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3 Reasons to Consider Canada’s Smaller Bank Stocks

Whenever investors think of Canadian bank stocks, the Big Five naturally come to mind. Historic banks like Toronto-Dominion Bank that have paid dividends for more than 150 years are the choice of most.

But what about Canada’s smaller banks? They might not have the same stellar reputation, but that doesn’t mean you shouldn’t consider their stocks, so here are my thoughts on three of them.

National Bank of Canada (TSX:NA)

Depending on who you talk to, National Bank is either considered one of the Big Six or Canada’s biggest smaller bank. Either way, I believe it’s got a lot to offer investors.

Recently, the Globe and Mail’s “Number Cruncher” column named National Bank one of 14 stocks out of 250 that have consistently grown their fundamentals such as sales, income, cash flow, return on equity, etc., over the long term while also exhibiting short-term share price momentum. The only big bank on the list was Bank of Nova Scotia.

Not many Fool contributors cover the bank.

However, Karen Thomas had positive things to say about it in mid-January, suggesting that the bank is becoming more efficient. The bank’s lower efficiency ratio combined with strong growth in both its international and investment banking divisions makes it an excellent alternative to the big banks.

Growing as fast as the Big Five, and in some cases, faster, National Bank’s 4.2% dividend yield is very attractive right now.

Canadian Western Bank (TSX:CWB)

I didn’t think any of my Fool colleagues liked to cover Canada’s smaller banks. However, I was wrong. It turns out that Jason Phillips recently covered both CWB and Laurentian Bank of Canada (TSX:LB) January 30. And, more importantly, he likes both of them; as do I.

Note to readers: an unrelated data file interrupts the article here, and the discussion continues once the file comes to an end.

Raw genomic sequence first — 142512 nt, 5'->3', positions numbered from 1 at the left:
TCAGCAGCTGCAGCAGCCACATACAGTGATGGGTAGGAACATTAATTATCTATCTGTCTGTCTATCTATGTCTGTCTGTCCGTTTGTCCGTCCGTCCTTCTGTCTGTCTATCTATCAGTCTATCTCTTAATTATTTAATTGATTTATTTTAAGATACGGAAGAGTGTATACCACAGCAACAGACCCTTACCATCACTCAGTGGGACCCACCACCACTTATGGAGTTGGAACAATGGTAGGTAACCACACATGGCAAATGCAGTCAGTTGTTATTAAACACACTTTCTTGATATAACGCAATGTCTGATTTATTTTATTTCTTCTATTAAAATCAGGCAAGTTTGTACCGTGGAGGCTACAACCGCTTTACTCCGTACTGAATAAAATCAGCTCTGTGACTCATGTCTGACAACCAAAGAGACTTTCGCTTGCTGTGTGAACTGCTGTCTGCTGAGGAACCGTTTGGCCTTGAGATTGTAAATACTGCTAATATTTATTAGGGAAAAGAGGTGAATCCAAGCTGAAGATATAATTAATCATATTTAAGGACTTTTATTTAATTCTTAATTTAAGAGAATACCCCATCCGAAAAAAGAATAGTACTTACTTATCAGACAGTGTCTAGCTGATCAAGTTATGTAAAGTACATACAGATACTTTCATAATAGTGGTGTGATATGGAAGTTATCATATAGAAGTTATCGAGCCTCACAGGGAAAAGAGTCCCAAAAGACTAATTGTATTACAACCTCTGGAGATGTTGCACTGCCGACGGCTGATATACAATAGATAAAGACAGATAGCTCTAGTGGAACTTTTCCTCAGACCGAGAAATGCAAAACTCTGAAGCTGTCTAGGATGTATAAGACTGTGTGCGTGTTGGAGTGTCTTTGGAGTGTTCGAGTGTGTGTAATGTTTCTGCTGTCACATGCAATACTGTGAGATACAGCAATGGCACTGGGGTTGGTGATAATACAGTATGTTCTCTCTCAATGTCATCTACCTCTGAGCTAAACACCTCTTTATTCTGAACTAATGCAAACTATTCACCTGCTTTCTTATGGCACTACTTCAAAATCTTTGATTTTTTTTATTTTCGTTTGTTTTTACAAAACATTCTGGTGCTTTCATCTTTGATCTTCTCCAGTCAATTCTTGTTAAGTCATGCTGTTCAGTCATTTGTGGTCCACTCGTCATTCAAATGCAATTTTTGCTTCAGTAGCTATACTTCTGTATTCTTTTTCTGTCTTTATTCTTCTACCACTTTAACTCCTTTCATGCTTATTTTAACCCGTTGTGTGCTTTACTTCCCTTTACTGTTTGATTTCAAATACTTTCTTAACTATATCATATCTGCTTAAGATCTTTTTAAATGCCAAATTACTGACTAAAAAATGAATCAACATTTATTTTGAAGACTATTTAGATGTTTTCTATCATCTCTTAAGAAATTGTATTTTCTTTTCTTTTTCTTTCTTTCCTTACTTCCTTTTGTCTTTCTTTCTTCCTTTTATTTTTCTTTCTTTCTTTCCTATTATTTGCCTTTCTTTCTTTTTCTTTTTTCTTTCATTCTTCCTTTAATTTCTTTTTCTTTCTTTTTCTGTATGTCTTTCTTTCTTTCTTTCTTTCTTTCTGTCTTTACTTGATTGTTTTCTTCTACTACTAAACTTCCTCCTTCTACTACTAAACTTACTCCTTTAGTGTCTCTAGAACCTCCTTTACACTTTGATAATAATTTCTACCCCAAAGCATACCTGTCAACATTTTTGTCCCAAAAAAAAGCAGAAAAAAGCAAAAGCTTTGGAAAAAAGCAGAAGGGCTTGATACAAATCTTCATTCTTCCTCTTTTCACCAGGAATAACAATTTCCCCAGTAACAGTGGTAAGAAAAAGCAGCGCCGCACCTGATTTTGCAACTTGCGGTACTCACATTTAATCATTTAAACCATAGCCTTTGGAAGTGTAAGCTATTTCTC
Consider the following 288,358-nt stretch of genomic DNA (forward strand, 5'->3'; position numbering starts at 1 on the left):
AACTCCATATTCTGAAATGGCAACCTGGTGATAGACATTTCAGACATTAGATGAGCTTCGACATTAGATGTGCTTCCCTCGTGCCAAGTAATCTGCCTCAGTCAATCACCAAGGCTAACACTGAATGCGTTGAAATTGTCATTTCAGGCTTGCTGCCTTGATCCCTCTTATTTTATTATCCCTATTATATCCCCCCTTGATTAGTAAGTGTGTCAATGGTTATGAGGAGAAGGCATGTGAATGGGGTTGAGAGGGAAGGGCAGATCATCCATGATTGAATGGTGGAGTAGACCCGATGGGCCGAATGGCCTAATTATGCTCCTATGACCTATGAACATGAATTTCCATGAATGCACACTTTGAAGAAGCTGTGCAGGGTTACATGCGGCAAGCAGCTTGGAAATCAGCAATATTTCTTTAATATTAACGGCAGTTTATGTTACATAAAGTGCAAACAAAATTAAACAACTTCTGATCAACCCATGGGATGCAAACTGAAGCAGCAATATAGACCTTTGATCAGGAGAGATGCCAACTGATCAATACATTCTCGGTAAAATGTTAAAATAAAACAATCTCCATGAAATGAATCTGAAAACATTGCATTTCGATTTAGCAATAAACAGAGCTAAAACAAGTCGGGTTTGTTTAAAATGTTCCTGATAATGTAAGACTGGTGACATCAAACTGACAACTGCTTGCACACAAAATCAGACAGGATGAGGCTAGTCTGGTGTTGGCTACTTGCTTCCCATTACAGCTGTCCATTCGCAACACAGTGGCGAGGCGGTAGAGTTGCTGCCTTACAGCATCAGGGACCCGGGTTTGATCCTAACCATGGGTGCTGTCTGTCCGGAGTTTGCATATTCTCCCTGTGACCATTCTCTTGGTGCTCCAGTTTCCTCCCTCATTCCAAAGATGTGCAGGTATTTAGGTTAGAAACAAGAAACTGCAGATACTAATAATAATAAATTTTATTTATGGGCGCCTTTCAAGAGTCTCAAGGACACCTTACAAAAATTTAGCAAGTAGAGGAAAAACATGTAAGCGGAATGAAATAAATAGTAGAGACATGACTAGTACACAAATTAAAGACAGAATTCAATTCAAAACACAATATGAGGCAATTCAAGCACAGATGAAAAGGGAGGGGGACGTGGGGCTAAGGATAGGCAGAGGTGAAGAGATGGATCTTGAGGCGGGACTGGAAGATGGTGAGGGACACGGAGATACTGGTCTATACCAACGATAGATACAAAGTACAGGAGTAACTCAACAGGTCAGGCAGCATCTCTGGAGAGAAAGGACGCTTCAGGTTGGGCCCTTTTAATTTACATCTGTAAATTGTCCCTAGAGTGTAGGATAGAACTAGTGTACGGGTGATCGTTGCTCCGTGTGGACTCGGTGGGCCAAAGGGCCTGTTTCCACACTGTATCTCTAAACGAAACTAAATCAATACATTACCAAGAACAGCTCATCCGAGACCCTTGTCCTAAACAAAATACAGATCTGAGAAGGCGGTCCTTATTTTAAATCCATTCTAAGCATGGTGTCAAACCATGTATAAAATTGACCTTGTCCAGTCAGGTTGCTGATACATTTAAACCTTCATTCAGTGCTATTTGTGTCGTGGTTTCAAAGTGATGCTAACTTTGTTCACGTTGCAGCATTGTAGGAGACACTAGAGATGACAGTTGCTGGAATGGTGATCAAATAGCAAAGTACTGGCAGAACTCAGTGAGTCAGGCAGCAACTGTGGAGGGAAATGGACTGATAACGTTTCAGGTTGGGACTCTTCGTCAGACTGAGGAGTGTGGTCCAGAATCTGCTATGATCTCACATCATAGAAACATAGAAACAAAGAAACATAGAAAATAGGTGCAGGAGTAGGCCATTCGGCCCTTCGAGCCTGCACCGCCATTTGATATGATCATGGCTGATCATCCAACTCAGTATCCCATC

Well, in the case of CWB, it’s long been known as a financial institution serving Western Canada almost exclusively. However, it’s grown beyond Western Canada by supporting growth businesses across Canada. Case in point: in 2016, it made a big move acquiring GE Capital’s $350 million franchise finance loan portfolio.

It is these kinds of moves that continue to make it a make it a player in Canadian business banking. While it might not have a $21 billion market cap like National Bank, it does a good job supporting businesses in Western Canada and beyond.

Laurentian Bank of Canada

Of these three banks, Laurentian is the one I’ve been most vocal about over the past two years.

Long story short, Laurentian sold some residential mortgages to a third party that, in some cases, didn’t have the proper documentation or were improperly included in the sale. As a result, the bank was forced to review all of its insured loans through the CMHC. It completed the review last May with $295 million in mortgages sold inadvertently out of a total of $1.8 billion. It had no material impact on the bank.

In June, I’d suggested that Laurentian was a beaten-down stock that deserved better. It was trading in the mid-$40s at the time — well down from the high $50s a year earlier. Today, it’s still in the mid-40s, and like my colleague, I believe the future is a bright one for Laurentian.  

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Fool contributor Will Ashworth has no position in any stocks mentioned. Bank of Nova Scotia is a recommendation of Stock Advisor Canada.


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